Only when relations with a host government take a turn for the worst do investors show much interest in the humble BIT. The treaties can provide a legal lifeline when a host country decides that a foreign investment project would be better managed by the president’s nephew or that a firm’s cash reserves should be subjected to a 100% tax.

By permitting foreign investors to sue a host state before an international arbitration tribunal – and seek cash damages for certain forms of loss – these obscure international treaties can pack a powerful punch.

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So powerful, in fact, that there has been a backlash from some governments, who protest that the treaties can curb even ‘legitimate’ regulation of foreign business actors. In other words, government measures such as stricter pollution controls or more stringent land-use restrictions may generate investor demands for compensation.

Indeed, as investors, lawyers and government officials gathered in Frankfurt last December to mark the 50th anniversary of the first BIT – a treaty between Germany and Pakistan – local government officials were fretting about a massive arbitration claim recently filed against Germany.

No longer are BIT lawsuits filed exclusively by Western investors who run afoul of the local constabulary in the poorest and most benighted of countries. Even highly developed economies are finding that their policies towards foreign investors may come under the legal microscope thanks to the far-reaching terms of bilateral investment treaties.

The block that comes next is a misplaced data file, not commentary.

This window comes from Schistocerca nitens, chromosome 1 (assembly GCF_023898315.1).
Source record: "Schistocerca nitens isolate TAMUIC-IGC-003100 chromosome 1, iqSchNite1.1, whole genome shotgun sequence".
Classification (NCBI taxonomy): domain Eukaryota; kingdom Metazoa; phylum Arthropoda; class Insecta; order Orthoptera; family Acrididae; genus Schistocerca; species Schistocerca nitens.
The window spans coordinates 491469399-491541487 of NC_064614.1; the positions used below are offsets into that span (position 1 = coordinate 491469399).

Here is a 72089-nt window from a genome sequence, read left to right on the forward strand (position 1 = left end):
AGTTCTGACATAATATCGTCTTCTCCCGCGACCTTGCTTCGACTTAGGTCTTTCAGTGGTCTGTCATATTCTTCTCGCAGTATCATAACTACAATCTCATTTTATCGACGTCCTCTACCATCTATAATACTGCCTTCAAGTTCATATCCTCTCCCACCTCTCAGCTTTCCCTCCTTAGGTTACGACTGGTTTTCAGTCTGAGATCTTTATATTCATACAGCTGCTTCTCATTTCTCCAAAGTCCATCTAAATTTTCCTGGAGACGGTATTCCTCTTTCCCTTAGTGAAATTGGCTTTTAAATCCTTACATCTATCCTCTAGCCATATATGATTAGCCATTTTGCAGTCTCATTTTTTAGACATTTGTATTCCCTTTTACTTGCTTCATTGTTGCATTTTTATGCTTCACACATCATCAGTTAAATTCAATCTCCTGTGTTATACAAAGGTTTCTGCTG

Currently, a panel of international arbitrators is being asked to determine whether local politicians in Hamburg improperly reneged on a deal with the Swedish utility company Vattenfall. The Federal Republic of Germany could be forced to write a massive compensatory cheque to Vattenfall if arbitrators rule that German politicians broke binding treaty commitments.

In recent months, the Vattenfall claim has been a political wake-up call for western Europe.

Governments are belatedly engaging in the type of due diligence that developing countries have been undertaking for some years now – trying to figure out exactly what promises have been made to foreign investors in these treaties.

Indeed, some governments, such as South Africa and Argentina, have put de-facto moratoriums on negotiating further such pacts.

Other countries, such as Ecuador, Venezuela and the Czech Republic, have even begun to tear up some of their bilateral treaties, insisting that local law or, in the Czech case, EU law, provides adequate safeguards for foreign investors.

Even the Obama administration in the US is reviewing the Bush administration’s policy on BITs in an effort to determine whether these treaties strike the proper balance between investor protection and state sovereignty.

Taken together, these high-profile investor lawsuits and the greater scrutiny brought to bear by defensive governments seems likely to ensure bilateral investment treaties no longer age gracefully in the shadows.

Luke Eric Peterson is editor of InvestmentArbitration Reporter.com, an online news service tracking and analysing crossborder investment lawsuits.